A Soft IP Program
A soft identity-preserved (IP) program allows some room for error at the farm level. The contracts are based on the commitment from the grower to plant a specific Plenish® variety for 2021, so the requirements at delivery are somewhat lenient compared to traditional IP programs. High oleic oil content in soybeans is a genetic trait, meaning there’s not the variety of oil output compared to other crop output traits, so meeting the oil requirements is less restrictive.
Conventional soybean oil is composed of approximately 60% polyunsaturated fatty acids, 25% monounsaturated fatty acids and 15% saturated fatty acids, whereas, High Oleic (HO) soybean oil is made of around 75% oleic acid, with 20% less saturated fat and 2% to 3% linolenic acid. Eight percent of conventional soybean oil comprises linolenic acid, contributing to relative shelf instability compared to HO soybeans, which is why the low-linolenic content is desirable. That is all in the genetics.1
As a “soft IP” program, farmers can account for what minimal oil content variance individual loads may show in testing by blending. As long as the grain meets minimum thresholds for oil contents on an aggregate level, it meets the requirements for processing as high oleic soybean oil. Strict farm-level grain segregation is not necessary; as long as the soybeans meet the processor’s oil requirements at the right crop moisture levels, they’re accepted.
A Simple On-Farm Process:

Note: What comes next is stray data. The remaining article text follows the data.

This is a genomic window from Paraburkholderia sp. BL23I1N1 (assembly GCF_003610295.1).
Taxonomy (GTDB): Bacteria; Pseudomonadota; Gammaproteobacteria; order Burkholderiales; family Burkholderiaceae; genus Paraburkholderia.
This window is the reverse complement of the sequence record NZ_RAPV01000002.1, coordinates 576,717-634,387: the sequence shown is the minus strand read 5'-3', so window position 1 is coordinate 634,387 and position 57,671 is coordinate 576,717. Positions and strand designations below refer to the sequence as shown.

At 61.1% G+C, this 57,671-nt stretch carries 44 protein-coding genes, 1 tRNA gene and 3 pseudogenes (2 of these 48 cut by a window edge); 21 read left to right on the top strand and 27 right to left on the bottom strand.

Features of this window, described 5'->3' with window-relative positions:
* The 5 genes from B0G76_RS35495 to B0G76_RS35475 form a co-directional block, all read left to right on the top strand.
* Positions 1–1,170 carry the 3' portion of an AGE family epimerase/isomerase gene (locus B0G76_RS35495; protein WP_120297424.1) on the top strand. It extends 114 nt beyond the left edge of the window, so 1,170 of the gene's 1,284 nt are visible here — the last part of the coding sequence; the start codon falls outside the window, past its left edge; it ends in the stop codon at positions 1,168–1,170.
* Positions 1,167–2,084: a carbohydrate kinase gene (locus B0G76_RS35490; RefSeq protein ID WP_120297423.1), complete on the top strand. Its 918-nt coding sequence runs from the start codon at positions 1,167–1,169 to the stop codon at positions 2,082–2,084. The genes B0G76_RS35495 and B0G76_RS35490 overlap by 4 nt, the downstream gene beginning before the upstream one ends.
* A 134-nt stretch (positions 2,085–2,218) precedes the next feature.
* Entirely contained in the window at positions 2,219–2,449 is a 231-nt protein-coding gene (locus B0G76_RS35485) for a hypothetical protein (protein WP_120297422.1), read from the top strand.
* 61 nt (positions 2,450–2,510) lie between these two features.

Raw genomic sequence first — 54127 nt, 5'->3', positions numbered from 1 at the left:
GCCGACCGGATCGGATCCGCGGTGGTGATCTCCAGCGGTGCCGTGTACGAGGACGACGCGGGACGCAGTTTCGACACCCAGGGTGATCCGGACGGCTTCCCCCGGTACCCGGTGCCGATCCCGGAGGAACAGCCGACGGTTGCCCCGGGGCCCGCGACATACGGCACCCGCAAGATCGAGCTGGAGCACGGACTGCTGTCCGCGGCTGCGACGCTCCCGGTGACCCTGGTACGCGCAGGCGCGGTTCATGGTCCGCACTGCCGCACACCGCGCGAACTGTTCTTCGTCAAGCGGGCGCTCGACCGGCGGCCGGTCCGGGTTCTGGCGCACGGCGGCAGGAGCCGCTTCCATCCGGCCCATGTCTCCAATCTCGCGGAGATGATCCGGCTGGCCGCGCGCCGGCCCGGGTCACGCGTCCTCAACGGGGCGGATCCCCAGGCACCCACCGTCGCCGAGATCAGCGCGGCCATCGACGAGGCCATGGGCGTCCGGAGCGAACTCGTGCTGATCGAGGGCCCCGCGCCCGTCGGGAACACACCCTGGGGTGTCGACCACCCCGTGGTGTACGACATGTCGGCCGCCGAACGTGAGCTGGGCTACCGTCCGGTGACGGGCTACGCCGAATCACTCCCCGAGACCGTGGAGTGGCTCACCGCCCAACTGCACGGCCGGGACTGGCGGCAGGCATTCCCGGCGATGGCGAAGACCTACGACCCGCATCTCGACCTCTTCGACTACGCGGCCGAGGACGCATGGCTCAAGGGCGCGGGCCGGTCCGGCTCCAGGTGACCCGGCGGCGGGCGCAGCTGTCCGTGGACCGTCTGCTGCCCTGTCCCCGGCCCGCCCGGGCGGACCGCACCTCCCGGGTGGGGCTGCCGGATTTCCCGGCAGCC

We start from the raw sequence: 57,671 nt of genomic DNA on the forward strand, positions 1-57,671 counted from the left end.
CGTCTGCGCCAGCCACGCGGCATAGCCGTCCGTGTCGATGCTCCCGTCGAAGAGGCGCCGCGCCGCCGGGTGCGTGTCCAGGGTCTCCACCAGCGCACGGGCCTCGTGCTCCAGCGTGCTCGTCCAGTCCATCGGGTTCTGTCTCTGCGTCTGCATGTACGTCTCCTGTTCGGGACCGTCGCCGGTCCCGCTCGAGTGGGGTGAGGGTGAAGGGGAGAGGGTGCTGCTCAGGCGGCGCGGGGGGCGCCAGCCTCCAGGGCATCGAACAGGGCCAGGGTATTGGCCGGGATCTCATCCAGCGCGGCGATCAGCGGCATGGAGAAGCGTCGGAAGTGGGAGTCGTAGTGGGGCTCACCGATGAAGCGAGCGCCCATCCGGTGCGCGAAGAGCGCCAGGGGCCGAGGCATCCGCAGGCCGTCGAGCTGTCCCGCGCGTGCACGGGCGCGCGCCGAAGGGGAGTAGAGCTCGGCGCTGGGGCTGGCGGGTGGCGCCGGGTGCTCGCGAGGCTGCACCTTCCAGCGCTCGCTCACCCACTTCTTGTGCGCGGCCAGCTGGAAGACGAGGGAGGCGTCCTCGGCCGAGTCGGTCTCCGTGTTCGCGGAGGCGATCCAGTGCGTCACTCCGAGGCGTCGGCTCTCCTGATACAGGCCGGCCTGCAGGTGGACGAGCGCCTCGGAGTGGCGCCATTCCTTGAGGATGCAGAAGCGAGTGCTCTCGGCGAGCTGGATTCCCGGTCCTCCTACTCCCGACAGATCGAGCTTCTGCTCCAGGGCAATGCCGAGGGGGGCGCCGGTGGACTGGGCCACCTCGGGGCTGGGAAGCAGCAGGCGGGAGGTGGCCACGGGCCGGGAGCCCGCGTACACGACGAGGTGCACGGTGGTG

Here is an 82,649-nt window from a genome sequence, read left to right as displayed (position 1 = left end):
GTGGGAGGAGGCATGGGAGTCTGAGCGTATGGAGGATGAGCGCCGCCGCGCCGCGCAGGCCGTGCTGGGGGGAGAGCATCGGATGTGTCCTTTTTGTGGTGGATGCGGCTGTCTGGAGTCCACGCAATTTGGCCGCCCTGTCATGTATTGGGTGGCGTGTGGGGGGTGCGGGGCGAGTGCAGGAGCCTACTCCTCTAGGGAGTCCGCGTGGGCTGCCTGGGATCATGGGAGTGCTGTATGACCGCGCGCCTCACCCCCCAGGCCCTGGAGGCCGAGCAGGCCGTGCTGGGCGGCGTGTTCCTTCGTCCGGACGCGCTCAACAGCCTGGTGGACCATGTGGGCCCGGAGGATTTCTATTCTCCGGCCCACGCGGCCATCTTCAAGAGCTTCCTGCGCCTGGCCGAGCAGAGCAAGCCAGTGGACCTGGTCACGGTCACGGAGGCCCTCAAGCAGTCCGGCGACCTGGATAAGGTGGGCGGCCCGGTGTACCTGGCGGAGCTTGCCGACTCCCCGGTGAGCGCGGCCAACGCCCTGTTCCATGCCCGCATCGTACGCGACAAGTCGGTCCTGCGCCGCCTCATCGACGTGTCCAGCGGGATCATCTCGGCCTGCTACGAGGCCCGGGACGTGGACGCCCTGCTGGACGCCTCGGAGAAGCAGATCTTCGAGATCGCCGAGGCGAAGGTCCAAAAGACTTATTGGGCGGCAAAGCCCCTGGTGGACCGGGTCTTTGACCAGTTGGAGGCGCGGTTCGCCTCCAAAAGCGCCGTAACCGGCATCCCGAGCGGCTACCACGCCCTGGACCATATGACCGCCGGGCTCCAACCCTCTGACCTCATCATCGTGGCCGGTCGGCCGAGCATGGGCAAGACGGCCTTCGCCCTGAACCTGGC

- Clean seed hopper or boxes before planting HOSoy varieties.
- Mark fields where planting HOSoy varieties begins and ends.
- Run out a combine prior to and after harvesting HOSoy.
- Clean bins, trucks, and wagons prior to handling HOSoy to maintain purity.
As an example, Perdue requires 65% oleic acid content with their loads, which should be achievable with normal grain handling procedures. Harvest equipment and storage facilities should be cleaned before storing HO Soybeans for the premium contracts, but the perception that equipment needs to be pristine is not accurate. The test is for minimal oil content based on the production of the approved varieties. If small amounts of unapproved varieties are in the load, it is acceptable if the delivered load contains the minimum required oil content.
Testing typically takes less than 1 minute to complete, and a small number of loads are tested for sampling purposes. Tactically, this typically means farmers delivering HO soybeans to an elevator indicate their cargo via a placard and are directed to bins where the identity-preserved grain is stored.
1 Staying Ahead of the High Oleic Soybean Curve Feed&Grain Webinar, March 17, 2021
This content is an excerpt of the High Oleic Soybean Oil: The Business and Agronomic Case to Meet Growing Demand white paper, Jan. 2022.